As noted in This Was Winnipeg, Polo Park Shopping Centre opened on August 20, 1959. Here's a look back !
Bottom: U of M, Tribune Collection
Once on the deserted outskirts of the city, this 60-acre site was home to Polo Park Race Track. Opened on June 12, 1925, it was the city's largest horse racing track with grandstand seating for 4,500, another 11,000 could watch form the lawns.
In the early and mid 1950s a great deal of development that took place in the area. The new Winnipeg International Airport sparked a flurry of industrial and warehouse construction. the neighbouring land became the home of Winnipeg's new arena and football stadium.
This development caused the value of the land to soar. Owner Jim Speers found a new site at Portage Avenue at the Perimeter and the old one was sold to eastern developers in 1954 for a rumoured $1 million.
Winnipeg Free Press, May 20, 1954
In April 1954 local developer David Slater Ltd. announced plans for a Polo Park Shopping Centre. The following month, Simpson-Sears bought 15 of the available 60 acres for a $5 million, multi-level department store with parking lot and "super service station."
The mall was a series of interconnected buildings that had an indoor courtyard but the halls themselves were 'covered' rather than indoors. There was room for 40 stores and almost 4,000 cars. The developer told media that a regional shopping centre like Polo Park: "....is the return to the age-old tradition of a village market but with 20th century comforts." (May 20, 1954 WFP).
Polo Park (Source" Manitoba Photos)Construction was to begin as soon as the 1956 racing season ended but there was a delay with no public explanation. One rumour was that anchor tenant Simpson-Sears was dragging its feet on finalizing its plans. Whatever the holdup, it wasn't until January 1958 that shovels hit the ground.
Once underway, the city had to overhaul the area's infrastructure and reconfigure its transportation routes. Despite initial statements by the city and the developer that the project would not cost taxpayers a cent - it did. The paving of Empress Street was paid for entirely by the city. The $800,000 Empress Street Overpass ended up receiving just a $200,000 subsidy from Polo Park Centre Ltd.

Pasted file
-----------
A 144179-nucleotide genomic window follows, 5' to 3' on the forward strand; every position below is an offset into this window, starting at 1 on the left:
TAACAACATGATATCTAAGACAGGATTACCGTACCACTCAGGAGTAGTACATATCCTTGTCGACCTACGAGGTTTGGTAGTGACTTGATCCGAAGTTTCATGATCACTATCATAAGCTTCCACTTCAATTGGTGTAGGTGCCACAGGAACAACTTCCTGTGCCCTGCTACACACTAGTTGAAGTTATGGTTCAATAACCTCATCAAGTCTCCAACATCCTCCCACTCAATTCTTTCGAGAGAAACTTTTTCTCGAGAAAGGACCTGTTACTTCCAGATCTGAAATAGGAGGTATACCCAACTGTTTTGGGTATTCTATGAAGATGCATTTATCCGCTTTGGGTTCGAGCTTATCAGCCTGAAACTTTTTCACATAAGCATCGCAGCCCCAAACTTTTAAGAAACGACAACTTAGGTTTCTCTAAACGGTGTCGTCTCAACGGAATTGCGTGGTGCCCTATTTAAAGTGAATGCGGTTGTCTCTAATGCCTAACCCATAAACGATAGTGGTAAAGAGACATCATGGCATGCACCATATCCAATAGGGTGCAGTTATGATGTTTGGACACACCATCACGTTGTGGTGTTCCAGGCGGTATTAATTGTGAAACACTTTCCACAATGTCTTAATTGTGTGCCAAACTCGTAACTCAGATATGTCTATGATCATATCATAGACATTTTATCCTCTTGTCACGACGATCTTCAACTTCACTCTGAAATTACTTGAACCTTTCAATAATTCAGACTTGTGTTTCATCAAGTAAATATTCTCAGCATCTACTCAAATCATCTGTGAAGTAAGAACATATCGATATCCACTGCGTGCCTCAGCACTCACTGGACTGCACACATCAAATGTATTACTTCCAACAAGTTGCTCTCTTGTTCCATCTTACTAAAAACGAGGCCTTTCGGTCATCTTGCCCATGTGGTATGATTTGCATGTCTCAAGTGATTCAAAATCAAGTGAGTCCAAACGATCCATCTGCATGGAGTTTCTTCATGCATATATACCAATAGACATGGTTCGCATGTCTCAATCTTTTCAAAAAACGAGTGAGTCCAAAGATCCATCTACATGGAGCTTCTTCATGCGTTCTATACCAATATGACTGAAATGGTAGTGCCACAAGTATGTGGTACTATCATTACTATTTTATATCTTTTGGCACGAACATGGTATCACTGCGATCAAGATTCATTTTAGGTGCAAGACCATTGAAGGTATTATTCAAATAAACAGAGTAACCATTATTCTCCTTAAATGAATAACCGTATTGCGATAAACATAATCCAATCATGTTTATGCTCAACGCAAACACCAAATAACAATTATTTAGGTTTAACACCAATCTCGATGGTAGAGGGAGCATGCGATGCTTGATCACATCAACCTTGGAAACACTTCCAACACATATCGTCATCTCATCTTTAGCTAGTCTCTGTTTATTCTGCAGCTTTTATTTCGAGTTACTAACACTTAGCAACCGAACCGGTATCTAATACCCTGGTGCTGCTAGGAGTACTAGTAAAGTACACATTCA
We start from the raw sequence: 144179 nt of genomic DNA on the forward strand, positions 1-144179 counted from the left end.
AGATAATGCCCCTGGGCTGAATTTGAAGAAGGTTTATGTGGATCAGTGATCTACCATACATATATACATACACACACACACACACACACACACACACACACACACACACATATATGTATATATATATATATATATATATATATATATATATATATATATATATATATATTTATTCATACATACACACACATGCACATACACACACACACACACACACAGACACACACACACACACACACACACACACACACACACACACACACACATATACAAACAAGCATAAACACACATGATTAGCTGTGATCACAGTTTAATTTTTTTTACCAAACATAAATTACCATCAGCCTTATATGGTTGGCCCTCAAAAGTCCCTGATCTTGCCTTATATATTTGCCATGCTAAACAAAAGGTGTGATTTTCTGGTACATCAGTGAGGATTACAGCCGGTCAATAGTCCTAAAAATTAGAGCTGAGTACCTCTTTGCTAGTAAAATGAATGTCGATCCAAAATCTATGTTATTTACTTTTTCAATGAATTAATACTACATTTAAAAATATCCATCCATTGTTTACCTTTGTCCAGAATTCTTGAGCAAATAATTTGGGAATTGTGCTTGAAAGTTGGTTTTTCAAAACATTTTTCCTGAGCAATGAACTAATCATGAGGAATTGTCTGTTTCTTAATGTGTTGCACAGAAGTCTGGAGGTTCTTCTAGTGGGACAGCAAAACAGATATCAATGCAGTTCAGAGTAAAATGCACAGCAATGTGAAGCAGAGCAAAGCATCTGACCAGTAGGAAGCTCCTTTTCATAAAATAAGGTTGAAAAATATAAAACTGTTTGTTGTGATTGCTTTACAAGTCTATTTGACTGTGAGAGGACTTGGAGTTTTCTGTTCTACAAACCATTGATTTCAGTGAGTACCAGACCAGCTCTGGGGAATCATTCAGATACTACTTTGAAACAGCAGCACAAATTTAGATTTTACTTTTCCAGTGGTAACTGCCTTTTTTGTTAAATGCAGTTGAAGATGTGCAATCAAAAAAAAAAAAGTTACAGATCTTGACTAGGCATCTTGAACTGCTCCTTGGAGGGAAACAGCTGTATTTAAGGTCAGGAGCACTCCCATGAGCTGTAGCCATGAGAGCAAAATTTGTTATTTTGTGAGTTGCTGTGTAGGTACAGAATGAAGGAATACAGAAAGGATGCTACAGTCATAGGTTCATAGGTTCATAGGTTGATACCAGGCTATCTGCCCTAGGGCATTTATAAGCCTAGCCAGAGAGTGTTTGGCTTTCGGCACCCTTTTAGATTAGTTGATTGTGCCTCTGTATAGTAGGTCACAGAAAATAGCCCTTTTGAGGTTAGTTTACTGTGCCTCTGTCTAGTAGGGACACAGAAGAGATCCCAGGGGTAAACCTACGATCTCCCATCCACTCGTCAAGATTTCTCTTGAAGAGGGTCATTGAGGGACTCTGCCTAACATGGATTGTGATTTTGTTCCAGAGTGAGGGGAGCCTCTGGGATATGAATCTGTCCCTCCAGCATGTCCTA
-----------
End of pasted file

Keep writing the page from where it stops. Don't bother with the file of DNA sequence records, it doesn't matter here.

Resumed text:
As costs continued to rise, the city pointed out to the developer that if it ended up footing any more than 57% of the cost of the redevelopment project, a money referendum would be triggered and there was no guarantee that it would pass. At that point the city and Polo Park Centre Ltd. reached a 57% - 43% cost sharing agreement for the new infrastructure.
Winnipeg Free Press, Aug 19, 1959
The management of the mall had some heavy hitters. The president of Polo Park Centre Ltd. was Maitland Steinkopf and its chair was Charles Bronfman.
Polo Park, outdoor version (source)
At 9:45 am on August 20, 1959, a rainy Thursday morning, two-thousand people showed up at centre court for the official opening of 'Canada's largest shopping centre'. The emcee was Fred Davis of Reach for The Top fame, Premier Roblin unveiled a plaque that read in part:
Proudly dedicated to the families past and present who with courage and devotion built the Greater Winnipeg of today…and to the families of the future who will build a still Greater Winnipeg
At the opening ceremonies Steinkopf announced that an expansion plan to add 30 more stores was already in the works.
Polo Park Shopping Centre News Release
Polo Park Winnipeg Building index